A new report released by the Australian Competition and Consumer Commission (ACCC) has revealed that more than a quarter of COVID-19 complaints from the public were related to travel agencies and airlines.
In total, Australians submitted nearly 109,450 complaints, and 74.8% were from consumers.
Travel saw a nearly 500% increase in gripes for the period from 1 January to 31 October 2020, with a whopping 24,210 cases raised, up from 4,052 in 2019.
Sport & Recreation was the second-largest field drawing consumer frustration, but with just 2,339 complaints, compared to 999 (up 134%) on last year.
Some 50 travel businesses are “closely engaged” with the competition watchdog relating to issues of conduct or concern that have impacted hundreds of thousands of consumers.
The ACCC released The impact of COVID-19 on consumers and fair trading report to provide an update on how the consumer watchdog is working to assist the public during the pandemic.
Travel sector the most complained about during COVID-19
The travel sector showed, by far, the greatest increase in contacts (enquiries or reports) over the 10-month period (January to October). Tourism/accommodation industry contacts went up by 589% and air/sea passenger transport industry contacts increased by 358% from 2019 data.
COVID travel complaints centred around one of four things:
- A lack of transparency by travel agents on the efforts being undertaken to recover funds from suppliers, and if funds had been returned to the agent
- Misleading consumers on cancellation fees
- Inconsistency in communications
- Delays regarding the provision of remedies
“Our primary approach has been to educate consumers and businesses about their rights and obligations. Additionally, we have been engaging directly with businesses in a collaborative manner and at an earlier stage, with the primary purpose of seeking to understand and resolve issues through pragmatic solutions,” the ACCC said in the report.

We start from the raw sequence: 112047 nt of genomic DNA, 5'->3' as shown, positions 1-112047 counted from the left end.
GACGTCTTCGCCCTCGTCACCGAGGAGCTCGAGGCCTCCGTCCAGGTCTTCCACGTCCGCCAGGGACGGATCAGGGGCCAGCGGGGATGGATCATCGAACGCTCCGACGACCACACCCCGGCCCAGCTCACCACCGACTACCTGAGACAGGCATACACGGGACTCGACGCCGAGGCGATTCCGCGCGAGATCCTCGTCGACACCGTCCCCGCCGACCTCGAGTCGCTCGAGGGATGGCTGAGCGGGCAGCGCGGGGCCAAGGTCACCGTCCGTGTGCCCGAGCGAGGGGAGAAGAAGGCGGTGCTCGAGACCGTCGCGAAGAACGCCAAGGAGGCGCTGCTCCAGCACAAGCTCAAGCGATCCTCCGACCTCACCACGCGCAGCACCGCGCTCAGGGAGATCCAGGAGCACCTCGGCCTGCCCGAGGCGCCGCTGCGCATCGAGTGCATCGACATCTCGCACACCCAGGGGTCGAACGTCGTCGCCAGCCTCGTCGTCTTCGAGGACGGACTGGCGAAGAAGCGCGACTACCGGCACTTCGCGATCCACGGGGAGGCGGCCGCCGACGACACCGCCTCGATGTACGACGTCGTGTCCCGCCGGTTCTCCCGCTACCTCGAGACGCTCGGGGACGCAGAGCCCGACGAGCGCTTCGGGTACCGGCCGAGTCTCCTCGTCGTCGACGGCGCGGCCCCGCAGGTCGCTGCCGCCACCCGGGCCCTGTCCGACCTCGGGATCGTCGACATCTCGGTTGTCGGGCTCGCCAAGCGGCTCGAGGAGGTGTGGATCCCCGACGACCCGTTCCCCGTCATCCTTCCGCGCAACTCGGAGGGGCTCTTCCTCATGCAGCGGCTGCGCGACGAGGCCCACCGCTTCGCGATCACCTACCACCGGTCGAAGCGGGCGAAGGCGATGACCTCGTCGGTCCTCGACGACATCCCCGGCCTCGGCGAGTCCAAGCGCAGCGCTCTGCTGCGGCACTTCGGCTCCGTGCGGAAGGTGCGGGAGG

“The majority of COVID-19 related consumer reports we have received concern the travel industry. … This is unsurprising given the immense impact that domestic and international travel restrictions, and the subsequent cancellation of travel bookings, have had on both consumers and travel businesses,” the regulator said.
“The situation with respect to travel cancellations has been complicated further by the majority of travel insurance products excluding cancellations resulting from the pandemic.”
The ACCC said that an internal COVID-19 taskforce had primarily focused on addressing travel-related concerns, engaging with around 50 travel businesses.
“In many cases this engagement resulted in travel businesses changing their approach to ensure they were offering consumers refunds or other remedies for cancelled travel in accordance with their entitlements under
the terms and conditions of their contract.
“The ACCC recognises that many businesses in the travel sector have assisted consumers by implementing hardship policies and providing refunds for those consumers in exceptional circumstances of health or financial hardship. Unfortunately, other businesses have been less willing to accommodate hardship claims,” the organisation reported.
Most travel businesses solved disputes quickly, some “complicating factors” for consumers
The watchdog said that the majority of COVID travel complaints were resolved through “quick confidential intervention and engagement with the business in question”.
There were a number of “complicating factors” for consumers seeking travel refunds, such as:
- limited application of consumer guarantees in circumstances where businesses have cancelled services due to government restrictions,
- complex operating models which often involve third parties,
- limited protections included in travel insurance policies which commonly exclude force majeure events, such as pandemics.
The organisation added that in some cases businesses should consider consumer requests for refunds, rather than credits. The ACCC said that consumers may be unable to use a credit before its expiration, suffering from financial hardship due to COVID-19, unable to book a service due to the risk of COVID-19 or unable to attend the same event as it was a one-off occasion.
The ACCC said on the topic of hardship, it has received a “mixed response”.
“Some businesses have demonstrated best practice by diligently applying hardship policies in considering requests for remedies, despite the business also struggling financially during COVID-19.”
“In other cases, we have seen businesses being inconsistent in their consideration of hardship cases, by going above and beyond their contractual obligations to provide fair outcomes for some consumers facing hardship or other extenuating circumstances, while treating other consumers in similar situations less favourably.”
The travel-related section of the 25-page report concludes with the ACCC saying it remains concerned about the expiration date of some credit vouchers that have been provided to consumers of cancelled bookings. It suggests that a ‘no expiry’ period may be required, or at least allowing for the COVID-19 restrictions on travel to be lifted before offering an expiry period.
To view the full report, including numerous case studies, click here.
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